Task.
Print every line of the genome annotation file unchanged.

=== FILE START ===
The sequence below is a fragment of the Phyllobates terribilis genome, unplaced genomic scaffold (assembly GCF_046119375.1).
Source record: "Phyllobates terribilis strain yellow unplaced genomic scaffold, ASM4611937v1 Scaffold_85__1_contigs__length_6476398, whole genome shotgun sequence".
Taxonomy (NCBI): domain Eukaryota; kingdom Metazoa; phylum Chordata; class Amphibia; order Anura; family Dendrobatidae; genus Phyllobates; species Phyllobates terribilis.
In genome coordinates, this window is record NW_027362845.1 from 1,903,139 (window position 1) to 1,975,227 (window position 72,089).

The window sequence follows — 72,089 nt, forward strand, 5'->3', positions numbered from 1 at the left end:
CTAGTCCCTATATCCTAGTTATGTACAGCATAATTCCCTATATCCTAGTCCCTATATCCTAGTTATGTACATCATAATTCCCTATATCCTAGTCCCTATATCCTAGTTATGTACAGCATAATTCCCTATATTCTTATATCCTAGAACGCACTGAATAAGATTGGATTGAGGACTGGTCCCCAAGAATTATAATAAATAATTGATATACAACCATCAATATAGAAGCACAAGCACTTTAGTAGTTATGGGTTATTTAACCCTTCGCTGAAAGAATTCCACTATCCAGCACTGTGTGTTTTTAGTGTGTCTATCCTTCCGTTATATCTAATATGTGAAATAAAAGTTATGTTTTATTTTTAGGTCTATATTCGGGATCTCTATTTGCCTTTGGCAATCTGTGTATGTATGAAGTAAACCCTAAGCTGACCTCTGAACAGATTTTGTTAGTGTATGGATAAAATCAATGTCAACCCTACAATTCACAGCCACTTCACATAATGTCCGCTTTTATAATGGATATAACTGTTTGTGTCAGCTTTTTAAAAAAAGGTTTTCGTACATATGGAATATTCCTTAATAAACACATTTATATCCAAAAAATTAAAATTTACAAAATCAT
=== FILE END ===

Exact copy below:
The sequence below is a fragment of the Phyllobates terribilis genome, unplaced genomic scaffold (assembly GCF_046119375.1).
Source record: "Phyllobates terribilis strain yellow unplaced genomic scaffold, ASM4611937v1 Scaffold_85__1_contigs__length_6476398, whole genome shotgun sequence".
Taxonomy (NCBI): domain Eukaryota; kingdom Metazoa; phylum Chordata; class Amphibia; order Anura; family Dendrobatidae; genus Phyllobates; species Phyllobates terribilis.
In genome coordinates, this window is record NW_027362845.1 from 1,903,139 (window position 1) to 1,975,227 (window position 72,089).

The window sequence follows — 72,089 nt, forward strand, 5'->3', positions numbered from 1 at the left end:
CTAGTCCCTATATCCTAGTTATGTACAGCATAATTCCCTATATCCTAGTCCCTATATCCTAGTTATGTACATCATAATTCCCTATATCCTAGTCCCTATATCCTAGTTATGTACAGCATAATTCCCTATATTCTTATATCCTAGAACGCACTGAATAAGATTGGATTGAGGACTGGTCCCCAAGAATTATAATAAATAATTGATATACAACCATCAATATAGAAGCACAAGCACTTTAGTAGTTATGGGTTATTTAACCCTTCGCTGAAAGAATTCCACTATCCAGCACTGTGTGTTTTTAGTGTGTCTATCCTTCCGTTATATCTAATATGTGAAATAAAAGTTATGTTTTATTTTTAGGTCTATATTCGGGATCTCTATTTGCCTTTGGCAATCTGTGTATGTATGAAGTAAACCCTAAGCTGACCTCTGAACAGATTTTGTTAGTGTATGGATAAAATCAATGTCAACCCTACAATTCACAGCCACTTCACATAATGTCCGCTTTTATAATGGATATAACTGTTTGTGTCAGCTTTTTAAAAAAAGGTTTTCGTACATATGGAATATTCCTTAATAAACACATTTATATCCAAAAAATTAAAATTTACAAAATCAT